5. US Title: John Cena beat The Big Show to win the title WrestleMania XX: It may seem hard to believe, but there was a time when John Cena was quite popular.  A full year before winning his first world title at WrestleMania 21, Cena popped the Madison Square Garden crowd huge with his first U.S. title win here. Cena also performed one of his earliest feats of strength in this match, picking up The Big Show for his finisher. And The Big Show was never bigger.

4. Rey Mysterio beat Eddie Guerrero: In truth, this match was something of a disappointment—being hindered by time constrains and a wardrobe malfunction that led to Mysterio being preoccupied with his mask throughout the bout. But even a bad Mysterio-Guerrero match is still pretty good, and this was no exception. Mysterio won it before his home state crowd in California. It would be Guerrero’s last WrestleMania match before his death later in 2005.

3. Money in the Bank Ladder Match, CM Punk vs. Christian, Kofi Kingston, Kane, Mark Henry, Finlay, Shelton Benjamin, and MVP, The 25th Anniversary of WrestleMania: As a formula, putting the Money in the Bank match on first at WrestleMania seemed to be a good idea. It kicked off the show with some high-adrenaline action, and a major storyline development. The MITB matches were almost always good stunt shows, but this one came with the added pay off of Punk winning the bout for the second consecutive year. On any other show, this might have easily won match of the night. But this show included the first Shawn Michaels vs. Undertaker WrestleMania match, and upstaging that was, quite literally, impossible.

2. World Heavyweight Champion Alberto Del Rio vs. Edge, WrestleMania XXVII: Featuring a world title match in the opening slot certainly strayed from the formula of past WrestleManias—or just about any wrestling show. But on a show that included the Rock guest hosting, a John Cena vs. Miz WWE title match, and the Undertaker vs. Triple-H, WWE felt comfortable putting its Smackdown main event on first. And the two men actually delivered the ideal curtain jerker—not too short and not too long, filled with action, and containing a happy ending, in this case Edge retaining the title. Little did we know how significant the match would turn out to be. Just a few days later, Edge announced his retirement, making the last televised match of his career.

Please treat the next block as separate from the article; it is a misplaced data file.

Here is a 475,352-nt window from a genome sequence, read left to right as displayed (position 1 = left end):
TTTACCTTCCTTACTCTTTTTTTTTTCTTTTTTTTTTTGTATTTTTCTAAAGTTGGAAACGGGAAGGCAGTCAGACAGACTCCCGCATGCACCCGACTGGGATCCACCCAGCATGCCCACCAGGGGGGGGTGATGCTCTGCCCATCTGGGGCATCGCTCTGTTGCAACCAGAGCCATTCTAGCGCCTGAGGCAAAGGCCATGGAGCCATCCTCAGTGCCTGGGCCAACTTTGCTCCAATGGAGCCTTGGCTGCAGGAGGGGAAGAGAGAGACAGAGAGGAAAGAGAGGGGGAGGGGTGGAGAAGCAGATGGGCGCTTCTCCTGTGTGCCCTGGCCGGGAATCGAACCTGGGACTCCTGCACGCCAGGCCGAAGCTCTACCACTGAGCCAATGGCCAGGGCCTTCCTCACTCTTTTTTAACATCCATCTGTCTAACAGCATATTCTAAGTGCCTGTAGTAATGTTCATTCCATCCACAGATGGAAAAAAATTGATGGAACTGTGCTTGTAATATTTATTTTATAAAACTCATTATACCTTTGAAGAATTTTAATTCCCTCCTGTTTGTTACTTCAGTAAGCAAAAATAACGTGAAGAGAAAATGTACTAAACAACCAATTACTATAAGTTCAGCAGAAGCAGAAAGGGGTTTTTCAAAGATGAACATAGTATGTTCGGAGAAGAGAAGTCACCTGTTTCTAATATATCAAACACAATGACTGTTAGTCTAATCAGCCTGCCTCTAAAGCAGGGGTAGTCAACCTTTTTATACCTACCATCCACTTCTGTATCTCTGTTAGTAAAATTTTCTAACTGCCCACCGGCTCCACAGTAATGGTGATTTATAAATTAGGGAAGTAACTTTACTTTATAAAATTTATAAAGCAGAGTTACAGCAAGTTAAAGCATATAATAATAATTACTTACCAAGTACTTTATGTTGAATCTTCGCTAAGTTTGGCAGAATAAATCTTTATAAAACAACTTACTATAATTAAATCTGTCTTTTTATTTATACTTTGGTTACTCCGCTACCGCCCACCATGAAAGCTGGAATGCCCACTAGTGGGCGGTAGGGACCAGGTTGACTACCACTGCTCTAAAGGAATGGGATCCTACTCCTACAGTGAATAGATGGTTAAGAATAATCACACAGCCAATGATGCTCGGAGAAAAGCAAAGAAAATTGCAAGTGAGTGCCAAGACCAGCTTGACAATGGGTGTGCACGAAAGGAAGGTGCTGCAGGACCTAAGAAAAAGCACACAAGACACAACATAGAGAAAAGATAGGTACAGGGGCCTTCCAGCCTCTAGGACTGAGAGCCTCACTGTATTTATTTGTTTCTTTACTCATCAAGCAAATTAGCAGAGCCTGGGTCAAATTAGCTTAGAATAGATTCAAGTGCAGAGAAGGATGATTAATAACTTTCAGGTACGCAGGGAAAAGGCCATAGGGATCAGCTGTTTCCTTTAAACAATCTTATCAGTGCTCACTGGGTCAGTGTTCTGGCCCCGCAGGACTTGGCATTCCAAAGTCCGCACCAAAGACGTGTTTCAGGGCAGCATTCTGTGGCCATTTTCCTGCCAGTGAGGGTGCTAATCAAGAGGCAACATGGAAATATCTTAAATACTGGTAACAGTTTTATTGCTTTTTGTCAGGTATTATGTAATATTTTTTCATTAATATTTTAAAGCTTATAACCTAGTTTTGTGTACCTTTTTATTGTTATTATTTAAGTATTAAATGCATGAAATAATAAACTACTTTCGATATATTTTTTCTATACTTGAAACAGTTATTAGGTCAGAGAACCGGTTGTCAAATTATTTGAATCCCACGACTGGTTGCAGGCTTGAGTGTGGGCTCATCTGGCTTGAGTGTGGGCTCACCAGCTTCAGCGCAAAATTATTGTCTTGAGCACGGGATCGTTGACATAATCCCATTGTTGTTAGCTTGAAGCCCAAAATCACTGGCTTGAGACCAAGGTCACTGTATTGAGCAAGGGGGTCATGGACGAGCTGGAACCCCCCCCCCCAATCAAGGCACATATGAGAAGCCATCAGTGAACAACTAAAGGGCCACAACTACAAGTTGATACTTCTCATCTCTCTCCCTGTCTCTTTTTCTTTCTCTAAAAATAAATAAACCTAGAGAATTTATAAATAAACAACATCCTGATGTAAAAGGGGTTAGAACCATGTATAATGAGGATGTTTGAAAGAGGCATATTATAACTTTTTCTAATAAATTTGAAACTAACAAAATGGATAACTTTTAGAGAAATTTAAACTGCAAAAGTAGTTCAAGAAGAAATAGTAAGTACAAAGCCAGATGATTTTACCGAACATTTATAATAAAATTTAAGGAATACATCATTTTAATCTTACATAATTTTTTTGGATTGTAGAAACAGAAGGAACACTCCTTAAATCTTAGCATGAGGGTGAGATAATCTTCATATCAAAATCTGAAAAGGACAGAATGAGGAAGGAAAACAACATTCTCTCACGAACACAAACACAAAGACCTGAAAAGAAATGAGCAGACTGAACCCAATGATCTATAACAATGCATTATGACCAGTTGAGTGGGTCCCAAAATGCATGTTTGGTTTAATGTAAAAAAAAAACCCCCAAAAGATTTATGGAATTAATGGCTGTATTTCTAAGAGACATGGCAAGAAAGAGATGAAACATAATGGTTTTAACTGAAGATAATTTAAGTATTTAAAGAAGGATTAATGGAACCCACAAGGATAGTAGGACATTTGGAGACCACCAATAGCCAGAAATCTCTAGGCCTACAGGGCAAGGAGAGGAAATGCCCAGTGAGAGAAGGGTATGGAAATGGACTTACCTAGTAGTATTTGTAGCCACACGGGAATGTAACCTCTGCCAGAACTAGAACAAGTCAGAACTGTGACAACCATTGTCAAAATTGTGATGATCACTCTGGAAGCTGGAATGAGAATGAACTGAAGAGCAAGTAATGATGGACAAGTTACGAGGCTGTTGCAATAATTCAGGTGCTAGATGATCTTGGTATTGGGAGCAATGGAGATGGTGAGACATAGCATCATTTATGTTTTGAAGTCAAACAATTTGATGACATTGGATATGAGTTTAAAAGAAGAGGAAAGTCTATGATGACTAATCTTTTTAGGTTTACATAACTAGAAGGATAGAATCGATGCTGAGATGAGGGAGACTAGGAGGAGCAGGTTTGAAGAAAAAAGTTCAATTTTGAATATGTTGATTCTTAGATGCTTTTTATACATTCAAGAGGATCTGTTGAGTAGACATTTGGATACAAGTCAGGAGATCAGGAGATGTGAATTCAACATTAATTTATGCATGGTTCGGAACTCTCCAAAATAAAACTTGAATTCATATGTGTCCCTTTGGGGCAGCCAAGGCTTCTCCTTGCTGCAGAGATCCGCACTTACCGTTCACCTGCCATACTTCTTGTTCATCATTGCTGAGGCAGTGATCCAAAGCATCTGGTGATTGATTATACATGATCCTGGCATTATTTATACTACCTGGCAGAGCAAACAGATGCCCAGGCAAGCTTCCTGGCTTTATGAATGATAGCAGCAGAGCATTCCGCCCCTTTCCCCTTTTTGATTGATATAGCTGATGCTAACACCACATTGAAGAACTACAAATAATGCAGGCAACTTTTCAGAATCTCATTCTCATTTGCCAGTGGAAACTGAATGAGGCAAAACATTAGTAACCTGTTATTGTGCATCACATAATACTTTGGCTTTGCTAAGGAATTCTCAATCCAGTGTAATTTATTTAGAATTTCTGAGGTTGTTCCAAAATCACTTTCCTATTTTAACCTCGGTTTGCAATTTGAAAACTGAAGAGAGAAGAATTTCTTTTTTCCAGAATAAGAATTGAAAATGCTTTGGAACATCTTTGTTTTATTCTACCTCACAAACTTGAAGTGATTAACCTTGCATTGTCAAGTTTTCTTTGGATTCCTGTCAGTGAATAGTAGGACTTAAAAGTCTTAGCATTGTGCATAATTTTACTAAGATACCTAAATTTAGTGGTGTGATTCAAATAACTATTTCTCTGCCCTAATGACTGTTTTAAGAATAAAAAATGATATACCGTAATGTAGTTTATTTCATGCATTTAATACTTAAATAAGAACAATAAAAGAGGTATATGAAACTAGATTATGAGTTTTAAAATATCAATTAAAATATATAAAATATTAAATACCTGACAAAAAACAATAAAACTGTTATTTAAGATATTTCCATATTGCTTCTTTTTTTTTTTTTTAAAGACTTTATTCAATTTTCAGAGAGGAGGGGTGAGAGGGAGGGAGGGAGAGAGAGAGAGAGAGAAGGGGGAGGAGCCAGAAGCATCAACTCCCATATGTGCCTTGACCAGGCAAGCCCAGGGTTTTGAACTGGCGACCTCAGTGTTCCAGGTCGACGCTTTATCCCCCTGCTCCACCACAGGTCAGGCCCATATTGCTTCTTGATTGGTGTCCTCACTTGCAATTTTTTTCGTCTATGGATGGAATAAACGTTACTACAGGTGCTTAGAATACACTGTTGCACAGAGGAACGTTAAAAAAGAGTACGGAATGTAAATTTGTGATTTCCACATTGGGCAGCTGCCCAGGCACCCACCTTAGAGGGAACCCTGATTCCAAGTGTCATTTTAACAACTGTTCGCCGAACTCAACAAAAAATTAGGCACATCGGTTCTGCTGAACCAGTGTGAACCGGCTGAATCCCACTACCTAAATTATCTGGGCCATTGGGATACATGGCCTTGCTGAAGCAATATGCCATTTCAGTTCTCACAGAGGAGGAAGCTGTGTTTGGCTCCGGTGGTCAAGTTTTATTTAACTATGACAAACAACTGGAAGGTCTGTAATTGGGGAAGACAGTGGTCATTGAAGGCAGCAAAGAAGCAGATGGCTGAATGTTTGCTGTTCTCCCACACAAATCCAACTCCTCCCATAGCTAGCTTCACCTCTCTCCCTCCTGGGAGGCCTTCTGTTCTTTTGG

1. Owen Hart vs. Bret Hart, WrestleMania X: Wrestling historians constantly debate where exactly Bret Hart belongs in the list of the greatest wrestlers in history. But this much, I believe, can’t be argued: The man knew how to tell a story in the ring. And few stories during his career were more compelling than that involving his rivalry with his younger brother Owen. To set the stage, Owen—a WWE mid-card staple for years—had grown resentful of his famous brother. He goaded him into a fight, but Bret refused. Then Bret and Lex Luger were named co-winners of the 1994 Royal Rumble, meaning both had earned a world title shot at WrestleMania. Because whoever came out victorious in the night’s first title match would have to wrestle twice on the show, WWE added the stipulation that Bret, too, would have to wrestle twice. And so he reluctantly faced his brother in the night’s opening bout. The two men put on a clinic of technical wrestling with the kind of suspenseful near-falls and innovative moves that are somewhat commonplace in big WWE matches today, but were unheard of 18 years ago. In a shocker, Owen pulled off the upset with a victory roll. But the story was not complete. Later in the show, Bret beat Yokozuna for the world title. And while Bret celebrated in the ring, scornful Owen watched on from ringside—bitter that, once again, his big brother had stolen the spotlight from him. It was a tremendous tale told in a single night, and it began with a hell of a first chapter.